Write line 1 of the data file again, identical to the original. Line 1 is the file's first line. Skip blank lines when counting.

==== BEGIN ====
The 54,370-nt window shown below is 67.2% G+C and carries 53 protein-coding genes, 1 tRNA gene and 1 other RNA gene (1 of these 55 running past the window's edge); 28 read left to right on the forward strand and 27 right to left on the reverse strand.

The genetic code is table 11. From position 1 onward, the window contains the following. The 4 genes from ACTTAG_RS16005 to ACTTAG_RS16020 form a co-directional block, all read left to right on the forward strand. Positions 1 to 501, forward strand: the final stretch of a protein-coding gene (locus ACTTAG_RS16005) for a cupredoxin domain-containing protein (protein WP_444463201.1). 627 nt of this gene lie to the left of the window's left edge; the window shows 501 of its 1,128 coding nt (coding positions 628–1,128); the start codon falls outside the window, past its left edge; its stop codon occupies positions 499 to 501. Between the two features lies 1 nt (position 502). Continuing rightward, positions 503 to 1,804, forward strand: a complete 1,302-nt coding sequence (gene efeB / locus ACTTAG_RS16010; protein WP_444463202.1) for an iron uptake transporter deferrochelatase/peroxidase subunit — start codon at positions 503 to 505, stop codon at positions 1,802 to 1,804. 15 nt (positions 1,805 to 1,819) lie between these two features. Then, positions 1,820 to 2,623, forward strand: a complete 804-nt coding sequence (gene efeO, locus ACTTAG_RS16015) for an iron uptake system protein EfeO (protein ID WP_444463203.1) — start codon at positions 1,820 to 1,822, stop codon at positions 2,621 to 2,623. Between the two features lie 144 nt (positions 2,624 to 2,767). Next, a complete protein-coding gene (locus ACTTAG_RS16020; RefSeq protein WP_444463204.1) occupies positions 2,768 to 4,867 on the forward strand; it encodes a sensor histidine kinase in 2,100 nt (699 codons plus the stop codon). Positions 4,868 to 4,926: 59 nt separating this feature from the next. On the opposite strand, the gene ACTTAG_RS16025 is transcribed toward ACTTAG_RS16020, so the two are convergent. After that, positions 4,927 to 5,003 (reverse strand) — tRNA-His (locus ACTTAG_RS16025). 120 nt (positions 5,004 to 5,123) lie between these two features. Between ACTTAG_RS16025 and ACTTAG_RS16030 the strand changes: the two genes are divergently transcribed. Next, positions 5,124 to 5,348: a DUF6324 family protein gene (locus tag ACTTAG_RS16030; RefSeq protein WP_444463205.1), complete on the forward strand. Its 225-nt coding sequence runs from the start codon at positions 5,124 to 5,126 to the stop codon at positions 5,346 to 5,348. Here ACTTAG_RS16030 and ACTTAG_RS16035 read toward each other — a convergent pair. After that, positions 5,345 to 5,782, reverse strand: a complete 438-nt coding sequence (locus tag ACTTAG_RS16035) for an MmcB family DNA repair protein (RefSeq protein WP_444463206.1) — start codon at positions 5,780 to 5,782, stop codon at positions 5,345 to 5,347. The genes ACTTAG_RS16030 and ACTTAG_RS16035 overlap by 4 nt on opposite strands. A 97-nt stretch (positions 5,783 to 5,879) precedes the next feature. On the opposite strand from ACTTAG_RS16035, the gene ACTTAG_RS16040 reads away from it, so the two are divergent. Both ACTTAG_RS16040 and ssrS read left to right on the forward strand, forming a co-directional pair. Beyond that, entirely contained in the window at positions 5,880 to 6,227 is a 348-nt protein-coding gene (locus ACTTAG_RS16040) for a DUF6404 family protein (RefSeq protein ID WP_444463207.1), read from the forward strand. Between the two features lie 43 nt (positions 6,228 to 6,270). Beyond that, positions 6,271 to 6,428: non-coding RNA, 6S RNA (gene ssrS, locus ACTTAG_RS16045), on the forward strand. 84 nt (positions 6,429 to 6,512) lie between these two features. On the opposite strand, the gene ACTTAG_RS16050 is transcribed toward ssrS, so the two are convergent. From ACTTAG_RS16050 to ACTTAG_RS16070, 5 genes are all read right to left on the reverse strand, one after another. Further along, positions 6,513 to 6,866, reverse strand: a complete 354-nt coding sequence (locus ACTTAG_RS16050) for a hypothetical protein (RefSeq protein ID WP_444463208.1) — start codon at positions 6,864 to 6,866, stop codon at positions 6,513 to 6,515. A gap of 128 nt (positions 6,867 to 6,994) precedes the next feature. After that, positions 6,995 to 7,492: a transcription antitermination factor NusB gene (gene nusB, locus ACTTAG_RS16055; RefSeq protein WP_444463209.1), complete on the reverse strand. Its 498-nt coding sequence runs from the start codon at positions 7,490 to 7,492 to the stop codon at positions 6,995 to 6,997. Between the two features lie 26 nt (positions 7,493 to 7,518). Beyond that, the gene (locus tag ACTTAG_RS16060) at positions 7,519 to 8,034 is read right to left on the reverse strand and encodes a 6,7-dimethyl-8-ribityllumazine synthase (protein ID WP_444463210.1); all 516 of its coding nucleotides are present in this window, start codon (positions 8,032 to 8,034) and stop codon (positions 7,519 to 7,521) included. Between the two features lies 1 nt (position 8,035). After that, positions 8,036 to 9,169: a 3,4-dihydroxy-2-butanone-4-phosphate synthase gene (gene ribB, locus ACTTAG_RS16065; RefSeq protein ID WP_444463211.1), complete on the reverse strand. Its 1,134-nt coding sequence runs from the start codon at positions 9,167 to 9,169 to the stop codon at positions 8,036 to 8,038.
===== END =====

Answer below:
The 54,370-nt window shown below is 67.2% G+C and carries 53 protein-coding genes, 1 tRNA gene and 1 other RNA gene (1 of these 55 running past the window's edge); 28 read left to right on the forward strand and 27 right to left on the reverse strand.